It’s not all smooth sailing…
I continue to tweak the design in light of experience. However, there are some issues in designing a semester-long assessment in law that you need to be aware of.
It has to be done at the right time
The scenario assumes that all students enrolled in the core units in the recommended order. It allows them to apply their understanding of the law in an authentic context. However, this has and continues to present some obstacles.
Despite recommendations on the order students should complete units, some ‘short circuit’ their studies by enrolling in units at the earliest point in their studies. Secondly, students seem to assume that each unit is a ‘standalone’ body of knowledge they can forget once that unit is complete. Feedback from students continues to insist that there should be some form of recap.
Creating the assessment task is a significant amount of work. I have to create several items to provide the necessary authenticity. They have to be internally consistent and consistent with one another. At the same time, planned inconsistencies need to be maintained throughout the materials.
The unit exposes students to new skills often for the first time. It is not uncommon for students to express dissatisfaction with the assessment because (in the words of one pre-admission lawyer) ‘I can’t just write a [damned] essay’ – a skill in which they excel. There is a limit to the scaffolding that can be provided in the semester but I provide as many opportunities for consultations and discussions outside class to support them.
Secondly, some high performing students struggle when confronted with new tasks other than essays. Substantial scaffolding and feedback are provided throughout the process. However, there is often one or two students lawyers who consider I have treated them unfairly.
While concerning, opportunities to test and develop resilience in pre-admission lawyers are invaluable. They usually provide incredibly important teaching moments. At the same time, it also makes some of the processes associated with scaffolding and marking more time consuming than they might be with a standard essay/quiz/exam assessment task.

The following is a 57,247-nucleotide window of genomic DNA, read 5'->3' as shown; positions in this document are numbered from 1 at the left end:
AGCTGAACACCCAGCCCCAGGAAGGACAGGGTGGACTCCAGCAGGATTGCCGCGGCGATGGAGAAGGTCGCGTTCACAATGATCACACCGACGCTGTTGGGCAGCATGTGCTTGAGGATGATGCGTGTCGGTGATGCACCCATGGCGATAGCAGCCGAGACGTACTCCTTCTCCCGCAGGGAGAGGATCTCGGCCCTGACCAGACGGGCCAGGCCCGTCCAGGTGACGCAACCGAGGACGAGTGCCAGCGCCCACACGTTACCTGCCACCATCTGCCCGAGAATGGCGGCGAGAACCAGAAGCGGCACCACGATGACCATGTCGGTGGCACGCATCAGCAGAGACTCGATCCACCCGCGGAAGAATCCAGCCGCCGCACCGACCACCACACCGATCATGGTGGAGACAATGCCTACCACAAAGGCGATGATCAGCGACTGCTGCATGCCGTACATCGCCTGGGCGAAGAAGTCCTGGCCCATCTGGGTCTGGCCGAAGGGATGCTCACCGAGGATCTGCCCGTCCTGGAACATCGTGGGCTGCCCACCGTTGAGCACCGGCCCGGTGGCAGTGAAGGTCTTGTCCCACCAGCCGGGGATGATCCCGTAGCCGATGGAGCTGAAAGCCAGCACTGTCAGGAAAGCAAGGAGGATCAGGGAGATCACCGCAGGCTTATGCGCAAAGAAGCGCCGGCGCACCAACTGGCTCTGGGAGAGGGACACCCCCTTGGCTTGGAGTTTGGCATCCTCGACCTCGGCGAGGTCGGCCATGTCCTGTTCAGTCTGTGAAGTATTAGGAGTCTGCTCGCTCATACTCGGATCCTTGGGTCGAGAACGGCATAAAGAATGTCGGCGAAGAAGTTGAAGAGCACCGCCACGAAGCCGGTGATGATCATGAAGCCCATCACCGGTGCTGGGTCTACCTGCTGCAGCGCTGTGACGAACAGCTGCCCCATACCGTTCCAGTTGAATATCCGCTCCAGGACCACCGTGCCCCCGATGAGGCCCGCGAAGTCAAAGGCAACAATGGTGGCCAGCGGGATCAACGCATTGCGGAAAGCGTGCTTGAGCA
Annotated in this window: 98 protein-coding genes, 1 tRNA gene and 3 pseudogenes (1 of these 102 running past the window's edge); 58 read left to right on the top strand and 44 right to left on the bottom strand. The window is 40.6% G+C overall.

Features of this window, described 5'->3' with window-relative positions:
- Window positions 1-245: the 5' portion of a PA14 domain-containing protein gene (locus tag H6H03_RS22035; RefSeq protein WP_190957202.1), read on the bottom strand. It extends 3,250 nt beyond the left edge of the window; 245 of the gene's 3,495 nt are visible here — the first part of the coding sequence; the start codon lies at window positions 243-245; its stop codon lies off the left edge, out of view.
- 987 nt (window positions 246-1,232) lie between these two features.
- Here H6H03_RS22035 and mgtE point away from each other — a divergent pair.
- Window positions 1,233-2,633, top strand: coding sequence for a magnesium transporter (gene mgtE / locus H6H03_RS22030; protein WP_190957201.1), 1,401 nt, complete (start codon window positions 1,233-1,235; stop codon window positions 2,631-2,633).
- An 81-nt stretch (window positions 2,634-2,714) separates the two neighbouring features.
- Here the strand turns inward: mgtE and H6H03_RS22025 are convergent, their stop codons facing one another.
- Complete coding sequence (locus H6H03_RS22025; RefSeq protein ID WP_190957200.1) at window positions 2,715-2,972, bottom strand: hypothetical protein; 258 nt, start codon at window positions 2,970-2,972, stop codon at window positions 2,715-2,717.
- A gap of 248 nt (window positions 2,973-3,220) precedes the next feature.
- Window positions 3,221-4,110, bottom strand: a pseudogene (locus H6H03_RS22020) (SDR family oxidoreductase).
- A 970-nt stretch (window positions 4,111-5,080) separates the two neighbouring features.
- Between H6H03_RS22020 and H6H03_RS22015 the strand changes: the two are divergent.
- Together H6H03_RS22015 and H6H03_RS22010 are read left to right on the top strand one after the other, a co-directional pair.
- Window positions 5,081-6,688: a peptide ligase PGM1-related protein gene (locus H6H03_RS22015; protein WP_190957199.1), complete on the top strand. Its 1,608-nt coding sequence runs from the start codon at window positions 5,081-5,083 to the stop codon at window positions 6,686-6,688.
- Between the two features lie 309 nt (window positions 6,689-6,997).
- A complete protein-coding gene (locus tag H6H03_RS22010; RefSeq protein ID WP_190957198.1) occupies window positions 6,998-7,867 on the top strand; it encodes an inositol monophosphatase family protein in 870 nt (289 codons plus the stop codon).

Designing a semester-long assessment in law has to be as authentic as possible. But the 13 week semester means that there are some processes I have to unrealistically abbreviate or omit entirely.
For example, the process of making offers to settle is restricted to a ‘one off’ attempt. In reality, that process can be lengthy and sometimes assisted by a third party. That cannot physically happen in the time available.
The assessment process can only pick up some of the steps in litigation, not all. For example, there is just not enough time to go through the process of discovery.
Although still far from perfect, designing a semester-long assessment in law provides the opportunity for pre-admission lawyers to not only ‘know’ what the relevant rules are but also to ‘do’ the tasks associated with them. It allows them to see how their broader knowledge base applies in practice as well as expanding what they already know into a new context.